Maps are also very big, with outdoor areas loaded with intricate pathways and trails that loop back on each other and circle around hills. Reasonable art makes these sylvan settings look pretty good in an Oblivion-ish sort of way, and seamless transitions between most areas mean you can immerse yourself in the adventure without sitting through loading screens. Still, there are some noteworthy hitches when it comes to frame rate, and a few other quirks. The game is quite choppy at times, especially during larger battles. It doesn't feel as much like the usual Xbox 360 game as it does a PC game being played on a system that doesn't quite meet the requirements. Animations aren't very fluid, and objects like tall grass and shrubs abruptly vanish when you get close to them. Quests are often spread out far and wide, forcing you to explore more than you might expect. Monsters are all over the place, as well, with the game's menagerie of fantasy-game stereotypes (undead, demons, giant insects, wolves, goblins, and so on) heavily populating the great outdoors. You can't walk more than a few feet without being accosted by one gang of goons or another. As a result of all of the above, it's easy to get lost and find yourself in a lot of fights that gradually wear you down to the point you get killed.

Battling Buick-sized bugs is a staple of any self-respecting action-first RPG. At least this guy isn't yet another giant spider.
Battling Buick-sized bugs is a staple of any self-respecting action-first RPG. At least this guy isn't yet another giant spider.

The mechanics are just as conventional as the rest of the game. You can't create or customize your starting character. Combat is a basic affair where you mash buttons for melee attacks and lean on the shoulder buttons to fire off spells and ranged weapons. Some combo-type attacks are available, and enemies sometimes surprise you with blocks and special moves that require you to whip out a spell or dodge by blocking and rolling. But there still isn't anything that requires more effort than zoning out and button mashing. Character development is limited. You gain experience points for monster kills and successful quests, as usual, but there isn't much you can do with the skill points earned by leveling up. There are just a handful of abilities that can be buffed, leading to general improvements in attacking, defending, spell use, and the like. Crafting and messing around with alchemy are possible, at least. And the loot drops are rewarding. While this isn't an overly loot-heavy adventure, you do run across a good selection of weapons, armor, artifacts, potions, and other assorted D&D-ish paraphernalia.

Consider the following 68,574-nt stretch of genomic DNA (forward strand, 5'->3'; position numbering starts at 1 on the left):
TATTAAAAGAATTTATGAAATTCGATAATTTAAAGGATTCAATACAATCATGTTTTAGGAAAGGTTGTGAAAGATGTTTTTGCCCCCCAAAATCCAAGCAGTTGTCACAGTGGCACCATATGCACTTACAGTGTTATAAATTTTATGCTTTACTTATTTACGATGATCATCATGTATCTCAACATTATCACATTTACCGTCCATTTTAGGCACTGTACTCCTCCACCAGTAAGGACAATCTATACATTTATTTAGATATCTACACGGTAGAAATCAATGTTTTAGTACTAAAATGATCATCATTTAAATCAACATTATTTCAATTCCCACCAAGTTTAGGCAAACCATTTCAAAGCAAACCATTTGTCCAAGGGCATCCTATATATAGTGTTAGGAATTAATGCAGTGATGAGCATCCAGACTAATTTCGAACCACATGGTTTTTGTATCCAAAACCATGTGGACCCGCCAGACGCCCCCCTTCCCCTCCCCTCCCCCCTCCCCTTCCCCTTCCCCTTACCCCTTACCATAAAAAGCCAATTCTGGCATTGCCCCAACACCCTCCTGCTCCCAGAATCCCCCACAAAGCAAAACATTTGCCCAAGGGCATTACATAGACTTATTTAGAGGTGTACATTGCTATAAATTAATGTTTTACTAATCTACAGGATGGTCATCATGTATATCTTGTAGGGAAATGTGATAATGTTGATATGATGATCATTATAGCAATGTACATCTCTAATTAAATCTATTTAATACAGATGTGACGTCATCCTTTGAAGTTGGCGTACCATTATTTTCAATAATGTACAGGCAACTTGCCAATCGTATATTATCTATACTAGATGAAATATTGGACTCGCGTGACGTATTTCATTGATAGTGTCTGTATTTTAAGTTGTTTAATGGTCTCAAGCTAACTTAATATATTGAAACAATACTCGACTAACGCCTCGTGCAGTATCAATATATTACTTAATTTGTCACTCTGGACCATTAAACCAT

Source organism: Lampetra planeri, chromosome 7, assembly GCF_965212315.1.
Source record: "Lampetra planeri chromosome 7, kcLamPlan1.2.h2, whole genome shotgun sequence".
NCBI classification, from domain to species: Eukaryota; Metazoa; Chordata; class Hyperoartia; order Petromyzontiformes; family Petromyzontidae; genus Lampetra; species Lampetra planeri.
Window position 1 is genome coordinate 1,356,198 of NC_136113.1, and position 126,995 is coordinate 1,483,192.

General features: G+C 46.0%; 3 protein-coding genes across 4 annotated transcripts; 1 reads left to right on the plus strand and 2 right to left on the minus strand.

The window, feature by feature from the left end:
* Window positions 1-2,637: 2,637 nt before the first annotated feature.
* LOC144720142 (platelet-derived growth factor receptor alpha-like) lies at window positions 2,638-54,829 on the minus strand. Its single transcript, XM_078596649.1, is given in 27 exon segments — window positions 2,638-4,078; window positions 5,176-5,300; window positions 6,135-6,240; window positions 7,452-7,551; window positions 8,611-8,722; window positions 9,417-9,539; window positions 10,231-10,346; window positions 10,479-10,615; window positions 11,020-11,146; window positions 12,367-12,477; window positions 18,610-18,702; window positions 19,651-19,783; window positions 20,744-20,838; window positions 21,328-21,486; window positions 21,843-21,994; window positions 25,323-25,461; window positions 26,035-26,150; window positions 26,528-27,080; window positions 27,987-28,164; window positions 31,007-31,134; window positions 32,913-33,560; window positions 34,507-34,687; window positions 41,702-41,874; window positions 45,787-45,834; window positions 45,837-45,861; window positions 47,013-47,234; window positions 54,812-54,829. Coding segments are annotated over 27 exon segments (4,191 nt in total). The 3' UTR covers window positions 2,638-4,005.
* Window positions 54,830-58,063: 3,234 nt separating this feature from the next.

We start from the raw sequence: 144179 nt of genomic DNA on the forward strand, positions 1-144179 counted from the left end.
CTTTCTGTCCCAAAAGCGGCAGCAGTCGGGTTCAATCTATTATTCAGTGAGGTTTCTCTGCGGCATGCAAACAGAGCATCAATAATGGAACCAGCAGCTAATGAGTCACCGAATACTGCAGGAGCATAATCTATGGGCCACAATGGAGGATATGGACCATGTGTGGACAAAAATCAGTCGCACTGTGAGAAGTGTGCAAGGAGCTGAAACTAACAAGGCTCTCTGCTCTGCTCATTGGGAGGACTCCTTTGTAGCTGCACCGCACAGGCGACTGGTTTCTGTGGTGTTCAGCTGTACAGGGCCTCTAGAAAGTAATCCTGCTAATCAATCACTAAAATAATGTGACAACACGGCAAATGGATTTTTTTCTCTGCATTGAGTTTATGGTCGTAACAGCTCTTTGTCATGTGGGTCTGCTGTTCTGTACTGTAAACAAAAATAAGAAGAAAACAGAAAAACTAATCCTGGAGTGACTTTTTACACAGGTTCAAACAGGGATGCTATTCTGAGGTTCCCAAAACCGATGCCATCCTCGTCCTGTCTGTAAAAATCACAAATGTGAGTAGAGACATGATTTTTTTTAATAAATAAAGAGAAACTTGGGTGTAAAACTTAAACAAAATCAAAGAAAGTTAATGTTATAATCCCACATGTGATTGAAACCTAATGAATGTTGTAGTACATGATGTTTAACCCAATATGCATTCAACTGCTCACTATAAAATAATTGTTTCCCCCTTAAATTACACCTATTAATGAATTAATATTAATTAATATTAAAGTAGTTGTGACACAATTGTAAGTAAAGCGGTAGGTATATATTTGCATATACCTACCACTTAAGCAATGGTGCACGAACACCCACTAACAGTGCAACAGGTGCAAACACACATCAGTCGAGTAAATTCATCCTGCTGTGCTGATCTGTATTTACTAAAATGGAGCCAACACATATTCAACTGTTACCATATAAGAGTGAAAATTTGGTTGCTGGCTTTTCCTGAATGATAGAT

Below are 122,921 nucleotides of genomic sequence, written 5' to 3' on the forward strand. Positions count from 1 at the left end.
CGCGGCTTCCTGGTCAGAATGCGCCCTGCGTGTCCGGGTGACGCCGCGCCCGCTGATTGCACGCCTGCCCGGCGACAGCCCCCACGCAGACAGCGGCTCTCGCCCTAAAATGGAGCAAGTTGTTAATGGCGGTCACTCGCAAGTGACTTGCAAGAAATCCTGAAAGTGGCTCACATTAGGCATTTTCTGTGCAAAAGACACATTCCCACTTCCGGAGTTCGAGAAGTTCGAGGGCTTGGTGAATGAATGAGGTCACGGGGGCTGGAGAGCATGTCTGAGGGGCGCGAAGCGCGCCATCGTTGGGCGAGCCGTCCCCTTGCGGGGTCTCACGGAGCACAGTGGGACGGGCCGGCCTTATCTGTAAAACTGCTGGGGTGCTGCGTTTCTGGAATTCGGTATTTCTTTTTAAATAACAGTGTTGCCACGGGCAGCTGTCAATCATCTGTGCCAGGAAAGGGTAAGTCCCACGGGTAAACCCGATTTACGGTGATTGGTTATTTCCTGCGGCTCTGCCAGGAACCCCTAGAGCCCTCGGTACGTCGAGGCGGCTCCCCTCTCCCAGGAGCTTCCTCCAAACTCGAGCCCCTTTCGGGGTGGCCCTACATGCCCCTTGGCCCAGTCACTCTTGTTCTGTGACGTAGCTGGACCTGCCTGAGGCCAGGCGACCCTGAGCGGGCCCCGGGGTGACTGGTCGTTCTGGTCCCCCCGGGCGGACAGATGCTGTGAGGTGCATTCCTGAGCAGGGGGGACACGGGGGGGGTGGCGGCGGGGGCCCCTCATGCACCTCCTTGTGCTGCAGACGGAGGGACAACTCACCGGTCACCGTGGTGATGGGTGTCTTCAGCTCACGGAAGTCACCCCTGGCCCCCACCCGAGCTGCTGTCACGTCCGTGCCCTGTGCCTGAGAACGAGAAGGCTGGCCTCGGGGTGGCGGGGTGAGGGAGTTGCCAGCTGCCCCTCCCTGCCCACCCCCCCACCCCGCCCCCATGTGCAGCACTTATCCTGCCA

Unlike its more interesting predecessors, Arcania: Gothic 4 is a commonplace action-RPG with boring quests, rudimentary controls, and dreary character development. All of these flaws make the game difficult to get emotionally involved in, which is the kiss of death for an epic RPG like this one that demands dozens of hours of commitment.

The Good
Straightforward, easy-to-play hack-and-slash RPG
The Bad
Boring story and nondescript NPCs
Formulaic fetch quests
A few hitches with map graphics and overall visual quality
Generic game mechanics and limited character development
Poorly translated dialogue and voice-acting
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Arcania: Gothic 4

First Released Oct 15, 2010
  • PC
  • PlayStation 3
  • PlayStation 4
  • Xbox 360

The Gothic series rolls out more RPG action.


Average Rating

1376 Rating(s)

Content is generally suitable for ages 13 and up. May contain violence, suggestive themes, crude humor, minimal blood, simulated gambling and/or infrequent use of strong language.
Alcohol Reference, Blood, Language, Use of Tobacco, Violence